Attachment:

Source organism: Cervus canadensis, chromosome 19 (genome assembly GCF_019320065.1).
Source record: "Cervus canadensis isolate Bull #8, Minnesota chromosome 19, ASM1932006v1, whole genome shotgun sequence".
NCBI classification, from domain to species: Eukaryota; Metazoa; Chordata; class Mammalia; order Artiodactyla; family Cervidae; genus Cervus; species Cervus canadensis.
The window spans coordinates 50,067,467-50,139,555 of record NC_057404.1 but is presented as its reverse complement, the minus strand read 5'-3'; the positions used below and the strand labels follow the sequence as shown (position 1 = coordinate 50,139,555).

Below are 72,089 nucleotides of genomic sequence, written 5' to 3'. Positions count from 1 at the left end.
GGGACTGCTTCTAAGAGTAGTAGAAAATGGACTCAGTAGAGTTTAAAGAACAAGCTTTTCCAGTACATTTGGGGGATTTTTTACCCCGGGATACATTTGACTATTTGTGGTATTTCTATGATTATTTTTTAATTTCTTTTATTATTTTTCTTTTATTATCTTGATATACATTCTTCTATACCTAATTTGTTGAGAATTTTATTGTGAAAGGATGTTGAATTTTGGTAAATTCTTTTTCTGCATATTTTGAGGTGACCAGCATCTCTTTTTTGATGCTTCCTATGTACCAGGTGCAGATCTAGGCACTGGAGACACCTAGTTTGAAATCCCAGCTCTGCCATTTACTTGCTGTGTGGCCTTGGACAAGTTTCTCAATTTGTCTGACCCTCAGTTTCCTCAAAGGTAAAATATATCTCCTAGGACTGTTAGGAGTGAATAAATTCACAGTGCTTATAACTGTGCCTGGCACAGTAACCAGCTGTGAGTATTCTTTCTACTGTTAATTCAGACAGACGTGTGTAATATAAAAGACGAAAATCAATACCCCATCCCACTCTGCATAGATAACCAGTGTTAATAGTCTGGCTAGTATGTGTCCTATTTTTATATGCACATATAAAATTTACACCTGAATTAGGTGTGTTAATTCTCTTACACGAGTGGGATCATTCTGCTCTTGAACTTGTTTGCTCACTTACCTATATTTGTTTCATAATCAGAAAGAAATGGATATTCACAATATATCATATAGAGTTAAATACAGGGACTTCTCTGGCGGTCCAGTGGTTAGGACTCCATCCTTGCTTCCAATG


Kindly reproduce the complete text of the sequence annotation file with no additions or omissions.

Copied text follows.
Source organism: Cervus canadensis, chromosome 19 (genome assembly GCF_019320065.1).
Source record: "Cervus canadensis isolate Bull #8, Minnesota chromosome 19, ASM1932006v1, whole genome shotgun sequence".
NCBI classification, from domain to species: Eukaryota; Metazoa; Chordata; class Mammalia; order Artiodactyla; family Cervidae; genus Cervus; species Cervus canadensis.
The window spans coordinates 50,067,467-50,139,555 of record NC_057404.1 but is presented as its reverse complement, the minus strand read 5'-3'; the positions used below and the strand labels follow the sequence as shown (position 1 = coordinate 50,139,555).

Below are 72,089 nucleotides of genomic sequence, written 5' to 3'. Positions count from 1 at the left end.
GGGACTGCTTCTAAGAGTAGTAGAAAATGGACTCAGTAGAGTTTAAAGAACAAGCTTTTCCAGTACATTTGGGGGATTTTTTACCCCGGGATACATTTGACTATTTGTGGTATTTCTATGATTATTTTTTAATTTCTTTTATTATTTTTCTTTTATTATCTTGATATACATTCTTCTATACCTAATTTGTTGAGAATTTTATTGTGAAAGGATGTTGAATTTTGGTAAATTCTTTTTCTGCATATTTTGAGGTGACCAGCATCTCTTTTTTGATGCTTCCTATGTACCAGGTGCAGATCTAGGCACTGGAGACACCTAGTTTGAAATCCCAGCTCTGCCATTTACTTGCTGTGTGGCCTTGGACAAGTTTCTCAATTTGTCTGACCCTCAGTTTCCTCAAAGGTAAAATATATCTCCTAGGACTGTTAGGAGTGAATAAATTCACAGTGCTTATAACTGTGCCTGGCACAGTAACCAGCTGTGAGTATTCTTTCTACTGTTAATTCAGACAGACGTGTGTAATATAAAAGACGAAAATCAATACCCCATCCCACTCTGCATAGATAACCAGTGTTAATAGTCTGGCTAGTATGTGTCCTATTTTTATATGCACATATAAAATTTACACCTGAATTAGGTGTGTTAATTCTCTTACACGAGTGGGATCATTCTGCTCTTGAACTTGTTTGCTCACTTACCTATATTTGTTTCATAATCAGAAAGAAATGGATATTCACAATATATCATATAGAGTTAAATACAGGGACTTCTCTGGCGGTCCAGTGGTTAGGACTCCATCCTTGCTTCCAATG